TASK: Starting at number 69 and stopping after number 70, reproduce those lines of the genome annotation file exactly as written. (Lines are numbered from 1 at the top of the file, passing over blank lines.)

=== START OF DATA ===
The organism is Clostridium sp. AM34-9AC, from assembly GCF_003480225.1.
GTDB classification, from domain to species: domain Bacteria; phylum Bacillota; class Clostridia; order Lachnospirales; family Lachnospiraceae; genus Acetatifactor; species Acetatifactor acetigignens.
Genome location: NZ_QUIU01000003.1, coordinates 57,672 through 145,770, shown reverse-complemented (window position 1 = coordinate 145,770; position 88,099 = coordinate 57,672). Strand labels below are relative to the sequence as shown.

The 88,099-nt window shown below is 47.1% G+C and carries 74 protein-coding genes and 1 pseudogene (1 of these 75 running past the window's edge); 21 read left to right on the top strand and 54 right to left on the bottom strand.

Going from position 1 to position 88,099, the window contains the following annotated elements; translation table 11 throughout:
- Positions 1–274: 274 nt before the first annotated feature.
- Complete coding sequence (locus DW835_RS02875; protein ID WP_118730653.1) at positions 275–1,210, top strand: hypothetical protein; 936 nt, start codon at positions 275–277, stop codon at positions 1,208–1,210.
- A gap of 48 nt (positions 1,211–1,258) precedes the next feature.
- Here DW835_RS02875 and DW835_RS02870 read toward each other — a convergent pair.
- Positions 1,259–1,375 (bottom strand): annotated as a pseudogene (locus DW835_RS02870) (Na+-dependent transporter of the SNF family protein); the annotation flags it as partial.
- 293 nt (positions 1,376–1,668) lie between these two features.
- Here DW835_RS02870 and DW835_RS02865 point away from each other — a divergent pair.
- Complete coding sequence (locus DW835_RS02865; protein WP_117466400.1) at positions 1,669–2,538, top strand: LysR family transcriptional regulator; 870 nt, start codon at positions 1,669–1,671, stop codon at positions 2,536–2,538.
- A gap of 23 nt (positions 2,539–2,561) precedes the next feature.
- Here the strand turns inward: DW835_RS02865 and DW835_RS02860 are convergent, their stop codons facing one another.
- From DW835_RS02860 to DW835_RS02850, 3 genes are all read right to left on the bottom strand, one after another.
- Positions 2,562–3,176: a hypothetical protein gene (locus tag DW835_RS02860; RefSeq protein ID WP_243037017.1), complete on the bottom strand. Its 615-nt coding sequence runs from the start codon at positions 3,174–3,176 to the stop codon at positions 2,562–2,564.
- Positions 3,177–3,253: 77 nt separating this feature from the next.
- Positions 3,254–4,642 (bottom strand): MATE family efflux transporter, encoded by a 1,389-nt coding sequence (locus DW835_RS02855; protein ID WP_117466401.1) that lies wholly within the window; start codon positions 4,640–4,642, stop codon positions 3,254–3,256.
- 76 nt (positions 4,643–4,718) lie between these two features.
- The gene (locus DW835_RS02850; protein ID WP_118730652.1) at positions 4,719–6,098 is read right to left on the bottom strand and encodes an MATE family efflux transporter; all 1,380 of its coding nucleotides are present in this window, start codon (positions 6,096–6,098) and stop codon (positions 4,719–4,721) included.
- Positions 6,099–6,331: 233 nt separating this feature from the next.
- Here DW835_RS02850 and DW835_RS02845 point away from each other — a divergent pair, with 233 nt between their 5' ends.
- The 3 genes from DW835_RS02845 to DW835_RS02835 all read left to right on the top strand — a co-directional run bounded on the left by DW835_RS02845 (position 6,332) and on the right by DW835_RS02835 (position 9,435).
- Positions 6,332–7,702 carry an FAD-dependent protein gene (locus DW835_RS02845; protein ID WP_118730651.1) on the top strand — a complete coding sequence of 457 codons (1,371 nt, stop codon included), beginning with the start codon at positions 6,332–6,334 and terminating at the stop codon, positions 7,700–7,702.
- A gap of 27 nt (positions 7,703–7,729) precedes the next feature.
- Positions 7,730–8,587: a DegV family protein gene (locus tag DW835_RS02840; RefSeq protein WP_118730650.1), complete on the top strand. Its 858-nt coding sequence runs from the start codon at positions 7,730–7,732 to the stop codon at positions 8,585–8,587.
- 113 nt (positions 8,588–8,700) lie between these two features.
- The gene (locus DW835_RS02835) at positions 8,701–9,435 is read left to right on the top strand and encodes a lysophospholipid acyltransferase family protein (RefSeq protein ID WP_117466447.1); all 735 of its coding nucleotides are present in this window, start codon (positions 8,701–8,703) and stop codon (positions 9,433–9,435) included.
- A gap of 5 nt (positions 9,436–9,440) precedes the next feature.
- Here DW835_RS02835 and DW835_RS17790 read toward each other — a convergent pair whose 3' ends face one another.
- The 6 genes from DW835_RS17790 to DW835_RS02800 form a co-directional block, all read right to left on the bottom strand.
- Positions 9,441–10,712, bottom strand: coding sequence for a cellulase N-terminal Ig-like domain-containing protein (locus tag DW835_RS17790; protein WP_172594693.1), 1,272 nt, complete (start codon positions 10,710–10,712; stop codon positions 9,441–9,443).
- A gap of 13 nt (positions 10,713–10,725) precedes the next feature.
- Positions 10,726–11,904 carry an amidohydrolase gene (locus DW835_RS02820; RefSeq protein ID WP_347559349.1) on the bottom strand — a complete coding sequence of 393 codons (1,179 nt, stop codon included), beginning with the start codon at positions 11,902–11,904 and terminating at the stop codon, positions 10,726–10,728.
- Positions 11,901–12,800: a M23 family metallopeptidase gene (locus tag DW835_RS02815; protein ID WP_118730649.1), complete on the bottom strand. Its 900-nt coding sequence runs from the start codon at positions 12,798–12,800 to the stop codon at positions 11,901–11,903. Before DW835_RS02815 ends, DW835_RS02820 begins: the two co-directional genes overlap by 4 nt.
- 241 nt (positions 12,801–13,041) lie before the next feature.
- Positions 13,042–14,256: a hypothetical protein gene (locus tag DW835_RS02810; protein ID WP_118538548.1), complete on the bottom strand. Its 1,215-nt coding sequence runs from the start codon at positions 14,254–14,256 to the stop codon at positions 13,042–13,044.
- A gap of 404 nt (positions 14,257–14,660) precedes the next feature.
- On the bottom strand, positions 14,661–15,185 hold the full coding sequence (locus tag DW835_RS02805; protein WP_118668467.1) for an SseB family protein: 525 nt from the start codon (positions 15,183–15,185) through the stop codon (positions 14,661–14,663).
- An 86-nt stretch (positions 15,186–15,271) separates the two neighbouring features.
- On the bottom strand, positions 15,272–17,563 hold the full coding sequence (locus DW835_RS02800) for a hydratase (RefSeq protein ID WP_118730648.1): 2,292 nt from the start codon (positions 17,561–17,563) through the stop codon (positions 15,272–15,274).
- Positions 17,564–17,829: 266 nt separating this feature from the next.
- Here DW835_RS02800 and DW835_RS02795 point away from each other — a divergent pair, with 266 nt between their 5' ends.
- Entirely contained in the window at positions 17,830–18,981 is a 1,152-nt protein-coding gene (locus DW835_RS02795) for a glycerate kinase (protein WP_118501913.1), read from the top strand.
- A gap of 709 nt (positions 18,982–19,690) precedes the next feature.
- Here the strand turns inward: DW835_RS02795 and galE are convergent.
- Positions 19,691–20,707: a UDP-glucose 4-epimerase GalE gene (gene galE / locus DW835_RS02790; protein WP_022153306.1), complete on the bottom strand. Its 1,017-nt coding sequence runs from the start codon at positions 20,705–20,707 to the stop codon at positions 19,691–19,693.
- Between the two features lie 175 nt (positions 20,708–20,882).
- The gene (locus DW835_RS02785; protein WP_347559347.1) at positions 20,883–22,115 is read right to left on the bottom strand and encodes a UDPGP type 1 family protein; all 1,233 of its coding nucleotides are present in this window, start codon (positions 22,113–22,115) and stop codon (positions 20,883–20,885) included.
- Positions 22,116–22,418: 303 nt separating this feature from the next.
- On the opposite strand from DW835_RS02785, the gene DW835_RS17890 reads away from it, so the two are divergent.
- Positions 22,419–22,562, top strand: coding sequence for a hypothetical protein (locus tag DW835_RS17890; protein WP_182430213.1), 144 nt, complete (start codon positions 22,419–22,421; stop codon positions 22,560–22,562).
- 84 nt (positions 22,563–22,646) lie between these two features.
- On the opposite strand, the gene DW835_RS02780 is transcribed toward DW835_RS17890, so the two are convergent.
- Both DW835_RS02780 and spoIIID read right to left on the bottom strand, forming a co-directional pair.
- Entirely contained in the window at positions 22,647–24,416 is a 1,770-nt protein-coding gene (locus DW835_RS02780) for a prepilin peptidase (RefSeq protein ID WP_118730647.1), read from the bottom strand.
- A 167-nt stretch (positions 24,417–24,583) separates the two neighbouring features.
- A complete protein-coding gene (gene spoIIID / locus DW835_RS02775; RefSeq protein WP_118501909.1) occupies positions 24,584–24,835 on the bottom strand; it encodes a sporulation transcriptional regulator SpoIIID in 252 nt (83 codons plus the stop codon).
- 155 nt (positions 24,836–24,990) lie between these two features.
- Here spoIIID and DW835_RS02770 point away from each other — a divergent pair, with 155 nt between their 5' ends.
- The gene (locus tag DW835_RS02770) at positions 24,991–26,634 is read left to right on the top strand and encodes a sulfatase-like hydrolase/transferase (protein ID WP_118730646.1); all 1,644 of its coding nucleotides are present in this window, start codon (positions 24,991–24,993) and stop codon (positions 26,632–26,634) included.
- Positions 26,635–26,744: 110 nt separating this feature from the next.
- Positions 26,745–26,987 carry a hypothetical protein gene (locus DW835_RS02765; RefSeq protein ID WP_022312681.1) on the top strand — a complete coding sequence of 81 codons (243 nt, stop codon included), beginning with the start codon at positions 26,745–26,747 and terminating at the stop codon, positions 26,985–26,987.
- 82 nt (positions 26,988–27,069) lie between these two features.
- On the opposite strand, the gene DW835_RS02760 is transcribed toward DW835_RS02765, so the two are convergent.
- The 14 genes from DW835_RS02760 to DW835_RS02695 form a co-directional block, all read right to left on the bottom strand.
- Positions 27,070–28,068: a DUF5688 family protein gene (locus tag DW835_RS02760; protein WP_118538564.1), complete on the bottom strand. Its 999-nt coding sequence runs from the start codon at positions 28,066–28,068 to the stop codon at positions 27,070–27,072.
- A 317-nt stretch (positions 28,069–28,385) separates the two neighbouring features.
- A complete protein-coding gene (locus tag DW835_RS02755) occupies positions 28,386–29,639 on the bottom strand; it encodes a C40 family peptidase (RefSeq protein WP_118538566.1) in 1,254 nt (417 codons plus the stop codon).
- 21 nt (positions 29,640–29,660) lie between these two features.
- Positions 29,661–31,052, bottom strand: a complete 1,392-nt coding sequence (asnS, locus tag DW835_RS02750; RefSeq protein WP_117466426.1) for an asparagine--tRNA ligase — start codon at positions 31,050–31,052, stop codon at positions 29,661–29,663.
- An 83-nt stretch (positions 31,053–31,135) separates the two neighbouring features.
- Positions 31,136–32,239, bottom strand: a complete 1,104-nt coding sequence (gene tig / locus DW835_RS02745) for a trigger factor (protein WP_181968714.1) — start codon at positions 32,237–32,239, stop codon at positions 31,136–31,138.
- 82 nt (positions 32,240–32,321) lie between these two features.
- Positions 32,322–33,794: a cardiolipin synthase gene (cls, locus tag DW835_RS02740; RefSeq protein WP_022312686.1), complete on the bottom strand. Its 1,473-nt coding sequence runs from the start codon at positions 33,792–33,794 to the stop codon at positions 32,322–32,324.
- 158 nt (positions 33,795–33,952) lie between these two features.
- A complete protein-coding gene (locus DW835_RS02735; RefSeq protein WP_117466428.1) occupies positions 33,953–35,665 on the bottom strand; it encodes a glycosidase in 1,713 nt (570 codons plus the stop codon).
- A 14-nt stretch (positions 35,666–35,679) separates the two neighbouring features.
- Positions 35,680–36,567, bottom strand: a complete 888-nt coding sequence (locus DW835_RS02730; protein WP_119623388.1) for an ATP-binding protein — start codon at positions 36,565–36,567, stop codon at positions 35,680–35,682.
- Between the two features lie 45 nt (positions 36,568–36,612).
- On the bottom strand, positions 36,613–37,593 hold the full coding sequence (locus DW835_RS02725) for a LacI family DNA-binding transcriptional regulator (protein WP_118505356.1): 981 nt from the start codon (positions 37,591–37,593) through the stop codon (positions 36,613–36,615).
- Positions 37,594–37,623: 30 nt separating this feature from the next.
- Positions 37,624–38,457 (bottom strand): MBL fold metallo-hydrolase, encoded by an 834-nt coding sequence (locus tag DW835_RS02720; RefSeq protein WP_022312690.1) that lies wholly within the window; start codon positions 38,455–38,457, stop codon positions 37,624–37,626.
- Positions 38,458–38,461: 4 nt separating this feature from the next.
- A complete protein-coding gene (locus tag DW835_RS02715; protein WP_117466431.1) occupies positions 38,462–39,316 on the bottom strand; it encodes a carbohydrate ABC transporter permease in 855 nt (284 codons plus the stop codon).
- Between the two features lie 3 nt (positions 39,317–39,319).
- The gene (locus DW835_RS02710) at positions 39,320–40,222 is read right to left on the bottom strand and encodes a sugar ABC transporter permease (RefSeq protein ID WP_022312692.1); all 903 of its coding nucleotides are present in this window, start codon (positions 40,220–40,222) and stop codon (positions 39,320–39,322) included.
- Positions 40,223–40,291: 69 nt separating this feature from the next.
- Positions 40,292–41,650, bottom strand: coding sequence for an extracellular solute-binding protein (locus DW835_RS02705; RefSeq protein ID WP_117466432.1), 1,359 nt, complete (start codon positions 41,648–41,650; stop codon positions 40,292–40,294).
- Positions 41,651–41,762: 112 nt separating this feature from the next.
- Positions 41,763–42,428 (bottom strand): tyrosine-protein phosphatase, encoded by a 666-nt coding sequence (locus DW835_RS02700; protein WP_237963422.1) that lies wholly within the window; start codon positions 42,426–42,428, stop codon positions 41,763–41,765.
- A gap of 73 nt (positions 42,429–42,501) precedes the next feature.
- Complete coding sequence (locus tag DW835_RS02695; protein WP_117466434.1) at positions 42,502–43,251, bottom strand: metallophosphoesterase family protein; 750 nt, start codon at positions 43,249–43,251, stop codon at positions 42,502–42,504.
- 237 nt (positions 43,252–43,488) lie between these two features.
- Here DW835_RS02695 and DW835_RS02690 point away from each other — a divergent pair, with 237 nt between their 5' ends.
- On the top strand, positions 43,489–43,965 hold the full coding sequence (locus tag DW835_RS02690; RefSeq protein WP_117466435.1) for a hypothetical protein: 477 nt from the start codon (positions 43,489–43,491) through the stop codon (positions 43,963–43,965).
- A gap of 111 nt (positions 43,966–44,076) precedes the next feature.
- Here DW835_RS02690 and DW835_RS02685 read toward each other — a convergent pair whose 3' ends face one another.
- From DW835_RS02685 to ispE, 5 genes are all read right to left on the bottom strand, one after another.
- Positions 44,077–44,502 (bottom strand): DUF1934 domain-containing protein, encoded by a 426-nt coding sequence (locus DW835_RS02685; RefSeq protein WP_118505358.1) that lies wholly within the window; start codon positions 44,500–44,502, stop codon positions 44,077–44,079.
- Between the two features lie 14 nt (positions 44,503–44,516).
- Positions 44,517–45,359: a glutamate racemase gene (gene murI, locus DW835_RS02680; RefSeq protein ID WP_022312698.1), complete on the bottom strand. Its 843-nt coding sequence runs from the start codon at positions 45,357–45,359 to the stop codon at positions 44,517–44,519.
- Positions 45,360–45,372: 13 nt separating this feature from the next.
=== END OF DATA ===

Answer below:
- A 317-nt stretch (positions 28,069–28,385) separates the two neighbouring features.
- A complete protein-coding gene (locus tag DW835_RS02755) occupies positions 28,386–29,639 on the bottom strand; it encodes a C40 family peptidase (RefSeq protein WP_118538566.1) in 1,254 nt (417 codons plus the stop codon).